Economist Judy Shelton, author of "The Coming Soviet Crash," observes, "The republics will say, 'We don't want anything to do with a union structure,' and there will be even more resistance in Ukraine and Georgia. If you assert control through threat of violence over inert organisms that won't produce, what do you have? I think {Vilnius} has killed all chances of reconciling the momentum of the country with what's allowable by the Kremlin."

In his 1987 bestseller "Perestroika," Gorbachev asserted that the "main shortcoming" of the Stalinist centrally planned economy was "above all the lack of inner stimuli for self-development." But he then consistently refused the advice of the radical economists who sought to dismantle central planning and establish conditions for a market economy to develop. Each refusal had the effect of strengthening the traditional bureaucrats and intensifying the ultimate showdown with the reformers. The ensuing turmoil has enveloped the entire upper echelon of original Gorbachev democratic reformers and has been marked by their accelerating departure from the halls of power. Leading the list, of course, are foreign minister Eduard Shevardnadze and longtime Gorbachev confidante Alexander Yakovlev. Shevardnadze's warning of a coming dictatorship and the cautionary outcry of the others has earned headlines but triggered only public scorn from Gorbachev.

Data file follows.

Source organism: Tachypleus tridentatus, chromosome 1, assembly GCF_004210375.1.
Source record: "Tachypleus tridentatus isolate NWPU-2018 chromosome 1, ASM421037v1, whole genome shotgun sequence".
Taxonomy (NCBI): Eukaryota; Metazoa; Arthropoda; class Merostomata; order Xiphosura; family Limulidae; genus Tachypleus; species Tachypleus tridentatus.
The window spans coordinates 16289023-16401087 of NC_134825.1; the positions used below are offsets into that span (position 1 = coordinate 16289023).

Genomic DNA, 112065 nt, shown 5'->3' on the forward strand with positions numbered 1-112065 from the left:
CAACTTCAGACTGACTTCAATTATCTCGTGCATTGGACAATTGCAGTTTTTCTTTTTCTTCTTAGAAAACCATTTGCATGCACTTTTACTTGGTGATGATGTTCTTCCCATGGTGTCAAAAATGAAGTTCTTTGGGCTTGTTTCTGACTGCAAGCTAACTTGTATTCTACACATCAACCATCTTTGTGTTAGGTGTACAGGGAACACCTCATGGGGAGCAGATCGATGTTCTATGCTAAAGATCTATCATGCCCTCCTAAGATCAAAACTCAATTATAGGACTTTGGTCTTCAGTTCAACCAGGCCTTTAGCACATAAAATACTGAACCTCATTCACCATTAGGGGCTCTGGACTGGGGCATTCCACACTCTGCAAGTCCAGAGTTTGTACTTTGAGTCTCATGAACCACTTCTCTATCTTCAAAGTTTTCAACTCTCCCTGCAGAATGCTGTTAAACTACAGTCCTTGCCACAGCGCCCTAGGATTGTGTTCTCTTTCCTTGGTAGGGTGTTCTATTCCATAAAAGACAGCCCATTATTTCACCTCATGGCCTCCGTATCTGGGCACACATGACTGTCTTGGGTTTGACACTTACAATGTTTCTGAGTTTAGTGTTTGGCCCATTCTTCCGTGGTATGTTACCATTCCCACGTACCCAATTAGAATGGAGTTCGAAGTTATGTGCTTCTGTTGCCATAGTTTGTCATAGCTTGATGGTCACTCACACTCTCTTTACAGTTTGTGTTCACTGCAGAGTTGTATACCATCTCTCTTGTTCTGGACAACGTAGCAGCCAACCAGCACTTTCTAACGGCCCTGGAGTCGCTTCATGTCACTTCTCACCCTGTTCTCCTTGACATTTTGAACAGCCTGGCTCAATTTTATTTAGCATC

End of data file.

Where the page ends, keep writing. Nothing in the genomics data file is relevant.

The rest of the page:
In the most recent flurry, top economic adviser Nikolai Petrakov resigned in disgust last week, and he and numerous other reformers issued a joint letter that in part declares: "Economic reform has been blocked, censorship of the media reinstated, brazen demagogy revived and an open war on the Soviet republics declared."